Whether you aren’t feeling well or you’re just in for a regular check-up with your doctor, you have certain rights and your doctor has certain responsibilities regarding your care, especially if your condition is outside the scope of his or her normal practice area. If you need to see a qualified specialist but your doctor fails to refer you to an appropriate provider, you may be able to make a medical malpractice claim and receive compensation for the harm you suffer as a result.
There Is a Duty to Refer Patients for Appropriate Care
When you engage in a doctor-patient relationship with your physician, your doctor assumes a duty of care for your health and well-being. This duty lasts either until you are healthy again, or until your relationship ends.
If your condition is something that your doctor cannot treat—because of lack of training or unfamiliarity—it’s part of the doctor’s duty to help connect you with someone who can do so. A doctor who fails to refer a patient to a specialist may be denying the patient timely, effective care, which can result in serious harm or even death if the condition is treated improperly—or not treated at all, in some cases.
Some of the risks of a failure to refer to a specialist may include the following:
- A delay or failure in the diagnosis of a potentially harmful or lethal condition.
- Misdiagnosis or being treated for the wrong condition.
- Improper treatment, including the wrong medication or unnecessary procedures.
- The illness or condition getting much worse than it would have under a specialist’s care.
Your doctor’s duty of care does not end with a referral, either. He or she must follow up with the care provided by the specialist and ensure that you are being properly treated for your condition. A failure to do so may still result in legal liability for the patient’s injuries.
Pursuing a Medical Malpractice Case in Texas
If you’ve been injured by medical malpractice due to a failure to refer error in Texas, you may be able to file a lawsuit and recover money for the financial damages that resulted from your condition. You may be able to receive compensation for economic damages, including your hospital bills, further corrective or repeated care, treatments, or surgeries, lost wages due to time away from work, and even the loss of future earning capacity.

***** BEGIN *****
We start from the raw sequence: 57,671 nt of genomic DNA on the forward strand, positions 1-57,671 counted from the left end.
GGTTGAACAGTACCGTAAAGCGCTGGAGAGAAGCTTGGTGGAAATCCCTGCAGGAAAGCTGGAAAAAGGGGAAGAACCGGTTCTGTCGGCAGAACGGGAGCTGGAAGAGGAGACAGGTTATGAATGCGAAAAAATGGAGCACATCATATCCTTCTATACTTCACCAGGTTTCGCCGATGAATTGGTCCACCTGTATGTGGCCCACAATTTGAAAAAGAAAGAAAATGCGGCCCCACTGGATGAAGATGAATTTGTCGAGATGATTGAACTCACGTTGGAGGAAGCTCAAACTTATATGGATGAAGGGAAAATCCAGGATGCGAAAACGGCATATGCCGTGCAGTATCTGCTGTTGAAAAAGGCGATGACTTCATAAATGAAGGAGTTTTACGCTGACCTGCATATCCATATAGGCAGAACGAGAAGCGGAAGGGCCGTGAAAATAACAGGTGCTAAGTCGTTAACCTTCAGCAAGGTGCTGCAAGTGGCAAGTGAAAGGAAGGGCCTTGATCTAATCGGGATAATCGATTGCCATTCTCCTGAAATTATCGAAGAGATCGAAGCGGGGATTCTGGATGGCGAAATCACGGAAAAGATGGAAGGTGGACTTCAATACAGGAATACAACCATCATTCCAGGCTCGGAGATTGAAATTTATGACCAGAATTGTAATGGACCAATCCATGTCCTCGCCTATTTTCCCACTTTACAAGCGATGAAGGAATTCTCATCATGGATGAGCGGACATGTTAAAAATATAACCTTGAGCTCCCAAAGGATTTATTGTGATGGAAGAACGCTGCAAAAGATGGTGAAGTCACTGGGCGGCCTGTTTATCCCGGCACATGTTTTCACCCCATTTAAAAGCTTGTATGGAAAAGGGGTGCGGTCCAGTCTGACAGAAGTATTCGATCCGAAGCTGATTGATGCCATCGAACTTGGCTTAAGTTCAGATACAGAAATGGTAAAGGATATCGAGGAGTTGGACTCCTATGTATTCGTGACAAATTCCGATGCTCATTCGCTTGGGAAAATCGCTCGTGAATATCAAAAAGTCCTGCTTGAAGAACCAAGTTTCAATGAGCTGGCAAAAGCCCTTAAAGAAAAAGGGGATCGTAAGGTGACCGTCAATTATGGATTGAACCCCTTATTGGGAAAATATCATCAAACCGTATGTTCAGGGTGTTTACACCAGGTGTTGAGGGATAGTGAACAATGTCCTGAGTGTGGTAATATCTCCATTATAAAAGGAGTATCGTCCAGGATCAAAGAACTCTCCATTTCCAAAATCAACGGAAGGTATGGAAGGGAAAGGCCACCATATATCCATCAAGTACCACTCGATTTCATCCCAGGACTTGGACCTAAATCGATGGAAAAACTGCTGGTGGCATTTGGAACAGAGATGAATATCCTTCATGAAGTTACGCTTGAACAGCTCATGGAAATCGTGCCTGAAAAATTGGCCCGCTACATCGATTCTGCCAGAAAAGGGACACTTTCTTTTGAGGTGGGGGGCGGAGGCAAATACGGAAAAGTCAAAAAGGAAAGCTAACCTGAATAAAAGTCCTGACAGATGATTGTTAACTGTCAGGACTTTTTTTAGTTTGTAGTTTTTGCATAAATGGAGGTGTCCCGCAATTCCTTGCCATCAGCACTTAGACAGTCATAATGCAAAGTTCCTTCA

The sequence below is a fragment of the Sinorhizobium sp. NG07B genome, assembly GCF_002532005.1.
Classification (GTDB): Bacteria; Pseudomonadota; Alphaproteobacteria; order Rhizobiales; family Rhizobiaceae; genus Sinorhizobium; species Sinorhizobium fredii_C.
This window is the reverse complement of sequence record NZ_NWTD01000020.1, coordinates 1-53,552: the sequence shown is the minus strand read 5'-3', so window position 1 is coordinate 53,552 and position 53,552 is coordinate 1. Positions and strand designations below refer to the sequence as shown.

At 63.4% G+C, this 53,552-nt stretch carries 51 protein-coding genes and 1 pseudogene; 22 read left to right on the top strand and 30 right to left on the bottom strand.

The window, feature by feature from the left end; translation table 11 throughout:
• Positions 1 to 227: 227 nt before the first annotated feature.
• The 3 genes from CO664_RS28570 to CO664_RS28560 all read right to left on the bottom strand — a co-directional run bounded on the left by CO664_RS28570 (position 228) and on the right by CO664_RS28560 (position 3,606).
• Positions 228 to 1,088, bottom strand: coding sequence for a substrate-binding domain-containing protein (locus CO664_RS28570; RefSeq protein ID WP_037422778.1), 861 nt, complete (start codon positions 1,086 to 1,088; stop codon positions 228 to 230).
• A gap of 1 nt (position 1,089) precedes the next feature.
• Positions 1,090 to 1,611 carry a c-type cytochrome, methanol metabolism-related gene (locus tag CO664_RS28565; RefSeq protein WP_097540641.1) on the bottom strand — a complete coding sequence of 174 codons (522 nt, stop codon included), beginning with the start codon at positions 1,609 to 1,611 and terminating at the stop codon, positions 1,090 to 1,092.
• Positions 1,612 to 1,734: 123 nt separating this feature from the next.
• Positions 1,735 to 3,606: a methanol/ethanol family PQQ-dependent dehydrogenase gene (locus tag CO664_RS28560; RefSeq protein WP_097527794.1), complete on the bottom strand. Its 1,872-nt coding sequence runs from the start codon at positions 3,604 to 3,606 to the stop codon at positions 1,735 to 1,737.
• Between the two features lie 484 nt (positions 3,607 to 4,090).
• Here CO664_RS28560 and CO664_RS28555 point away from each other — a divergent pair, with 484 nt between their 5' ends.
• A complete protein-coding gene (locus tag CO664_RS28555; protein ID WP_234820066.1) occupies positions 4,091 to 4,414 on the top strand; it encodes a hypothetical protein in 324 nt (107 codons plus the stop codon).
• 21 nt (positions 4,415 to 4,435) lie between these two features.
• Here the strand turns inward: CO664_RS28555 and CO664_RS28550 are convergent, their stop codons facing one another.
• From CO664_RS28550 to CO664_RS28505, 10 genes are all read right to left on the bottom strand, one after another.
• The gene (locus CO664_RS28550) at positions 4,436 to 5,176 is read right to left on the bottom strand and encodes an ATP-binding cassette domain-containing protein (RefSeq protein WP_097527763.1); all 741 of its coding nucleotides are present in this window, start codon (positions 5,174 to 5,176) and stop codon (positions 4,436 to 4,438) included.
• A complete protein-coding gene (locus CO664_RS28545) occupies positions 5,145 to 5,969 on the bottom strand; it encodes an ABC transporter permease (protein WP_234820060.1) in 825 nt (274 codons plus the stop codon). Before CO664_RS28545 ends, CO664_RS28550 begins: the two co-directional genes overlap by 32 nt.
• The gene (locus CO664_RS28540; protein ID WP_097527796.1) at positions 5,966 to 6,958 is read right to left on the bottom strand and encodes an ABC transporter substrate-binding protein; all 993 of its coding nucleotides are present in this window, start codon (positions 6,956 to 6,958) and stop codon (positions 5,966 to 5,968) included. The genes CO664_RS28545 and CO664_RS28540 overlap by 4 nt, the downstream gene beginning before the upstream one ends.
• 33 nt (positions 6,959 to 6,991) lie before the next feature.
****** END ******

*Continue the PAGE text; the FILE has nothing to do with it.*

You may also be eligible for compensation for “non-economic” damages, including your pain and suffering, though Texas places strict caps on this type of award of $250,000 per doctor or institution, up to a maximum of $500,000.
To prove your case, there are four basic elements that you must be able to show in a court of law:
- Duty of care. You must have had a doctor-patient relationship with the physician.
- Breach of duty. The doctor must have failed in his or her duty to care for you appropriately.
- Causation. The breach of duty must have caused your injury.
- Damages. You must be able to demonstrate that the injury caused you a loss.
In the state of Texas, you have up to two years from the date of injury to pursue a medical malpractice case before the statute of limitation expires. However, it’s important to note that medical malpractice cases can be long and complex to litigate, so it’s important that those who have been injured begin the process as soon as possible. A personal injury attorney with experience handling complex medical malpractice cases like yours will be able to help you determine what your legal options are and how to proceed.
Legal Help for Medical Malpractice
If you believe you’ve been the victim of medical malpractice, Wayne Wright LLP would like to hear from you today. Our professional and experienced legal team is dedicated to seeking justice for those who have been hurt by negligence, and we want to help you recover from your injuries. To get the help you deserve, contact us by phone, send an email with our contact form, or click the live chat box on this page and arrange a free, no-obligation consultation with us right now.